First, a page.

Committee Summary: House Local Government Division Committee, February 23

By: Lolla Nur, UpTake Fellow

The House Local Government Division Committee met on February 23 at 8:30 a.m. to discuss HF3256 Legalizing Affordable Housing Act (Rep Steve Elkins DFL). The purpose was to review information on how increased demand for housing, Minnesota labor and supply costs in 2021, coupled with a historic shortage of supplies, have all had an impact on the market.

Most of the meeting consisted of newscasters on the economy, home sales, housing market statistics and demographics.

According to witnesses, Minnesota has experienced a historic shortage of housing construction over the past decade due to a mix of strict zoning regulations and various market factors that have failed to capture what many witnesses called the “missing link” of the housing market. This “missing middle” is more affordable 2 to 4 unit buildings such as duplexes, triplexes and small to medium sized multi-family buildings.

These are more “affordable for groups that have been left behind and more accessible for groups that don’t have access to intergenerational wealth to buy individual single-family homes,” according to Zillow researcher and witness Luke Bell. .

The presenters (and summary of their comments) included:

Danielle Leach, Zone. She presented Zonda’s own proprietary data on the Twin Cities housing market. She mentioned that all housing inventory is tight in the Twin Cities, currently at 0.6 months of supply; it’s usually 4 months supply available, she says.

  • There are few products available in the market that are priced below $350,000
  • Entry-level buyers are shut out of the market.
  • Land is expensive, while the cost of supplies (timber) and labor are also rising.
  • Builders are selling their housing inventory faster than they can start or close them due to supply and labor shortages. It is a response to demand.

Luke Bell, Government Relations and Public Affairs at Zillow. He said Zillow wanted to reduce barriers to housing and spoke about the racial and class equity challenges created by the housing crisis. He expects home values ​​to climb, rising 16% nationally by the end of 2022 compared to 2021.

  • Black ownership in the Twin Cities is 26%. Ownership of white houses is 76%. This is the lowest black homeownership rate in the United States and the largest black-white housing gap.
  • Reforming residential zoning rules would allow for more construction and density to increase housing supply and affordability.
  • He suggested that relaxing zoning rules to allow for more efficient construction would be the most effective way to increase housing supply.
  • 57% of respondents in St Paul support building more homes (more density) in their communities according to Zillow research.
  • Neighborhoods made up of single-family detached houses are whiter and more racially segregated.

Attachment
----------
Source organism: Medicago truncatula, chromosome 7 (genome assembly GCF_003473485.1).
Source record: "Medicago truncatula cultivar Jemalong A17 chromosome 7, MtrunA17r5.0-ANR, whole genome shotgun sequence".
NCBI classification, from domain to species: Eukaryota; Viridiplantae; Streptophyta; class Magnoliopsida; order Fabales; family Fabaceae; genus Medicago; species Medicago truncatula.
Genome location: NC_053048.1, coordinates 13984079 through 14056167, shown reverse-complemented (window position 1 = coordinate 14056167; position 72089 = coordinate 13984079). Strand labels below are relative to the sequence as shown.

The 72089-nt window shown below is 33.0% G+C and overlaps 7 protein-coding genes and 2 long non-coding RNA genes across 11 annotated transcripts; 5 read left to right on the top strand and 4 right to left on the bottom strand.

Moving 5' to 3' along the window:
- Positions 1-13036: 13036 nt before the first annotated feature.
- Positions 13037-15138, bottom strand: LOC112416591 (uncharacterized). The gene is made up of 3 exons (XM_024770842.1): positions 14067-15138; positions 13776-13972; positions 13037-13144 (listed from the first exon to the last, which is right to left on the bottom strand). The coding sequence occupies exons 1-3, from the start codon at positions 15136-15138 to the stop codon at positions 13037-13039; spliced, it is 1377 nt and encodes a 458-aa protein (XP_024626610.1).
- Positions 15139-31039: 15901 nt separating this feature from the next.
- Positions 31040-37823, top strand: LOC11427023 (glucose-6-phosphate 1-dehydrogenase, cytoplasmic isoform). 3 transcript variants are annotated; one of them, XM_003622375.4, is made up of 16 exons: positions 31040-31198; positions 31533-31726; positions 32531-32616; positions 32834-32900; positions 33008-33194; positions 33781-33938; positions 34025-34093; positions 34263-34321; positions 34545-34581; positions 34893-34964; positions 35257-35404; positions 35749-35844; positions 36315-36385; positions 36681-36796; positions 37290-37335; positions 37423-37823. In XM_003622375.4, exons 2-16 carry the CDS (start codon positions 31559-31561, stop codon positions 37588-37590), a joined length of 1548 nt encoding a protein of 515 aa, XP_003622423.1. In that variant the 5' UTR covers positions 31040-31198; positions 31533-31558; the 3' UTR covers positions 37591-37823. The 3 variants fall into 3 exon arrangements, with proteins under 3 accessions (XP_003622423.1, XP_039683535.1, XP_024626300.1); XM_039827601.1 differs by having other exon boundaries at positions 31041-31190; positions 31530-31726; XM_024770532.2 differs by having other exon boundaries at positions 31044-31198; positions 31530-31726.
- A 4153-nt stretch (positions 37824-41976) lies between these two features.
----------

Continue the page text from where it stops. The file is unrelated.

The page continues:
• If Minnesota doesn’t build enough housing, we won’t be able to meet Minnesota’s demand and population growth.

Libby Starling, Community Development and Engagement Division of the Federal Reserve Bank of Minneapolis. She spoke about housing affordability issues, particularly the low BIPOC homeownership rate in the Twin Cities.

  • The peak of black homeownership in Minnesota was in 1950 (during segregation), it was 46%. Nearly half of black communities in MN owned a home in 1950. In 2019, that’s about 23% (and whites 77%).
  • 4.6% of all Twin Cities housing was vacant in 2020. This makes the Twin Cities the lowest housing availability – the worst housing shortage in the nation (worse than LA, Seattle, Denver, etc.).
  • We are backlogged by 80,000 missing units that have not been built in the past 15 years to meet current demand.
  • This is the result of a decade of new housing starts that are not keeping up with demand.
  • The greatest need is for multi-family homes (5 units and more) and single-family detached homes.

David Arbit, Minneapolis-area real estate agents. He said lot sales plummeted during the Great Recession, soared in 2012-13, then remained flat in 2014-19. Lot prices have increased again, especially between 2020 and 2021.

He also mentioned that the market is a spectrum: “We need both sub-$300,000 homes and million-dollar homes. One end of this spectrum is thriving, the other is not.

Other cookies include:

  • Scott McLellan, Minnesota Department of Labor and Industry
  • Amber Backhaus, Minnesota Automobile Dealers Association.
  • Ethan Roberts, Jewish Community Relations Council of MN and the Dakotas
  • David Werschay, Werschay Houses.
  • Paul Heuer, Pulte Houses.
  • Peter Coyle, a lobbying attorney representing Housing First MN.
  • Paul Eger, Minnesota Association of Realtors.

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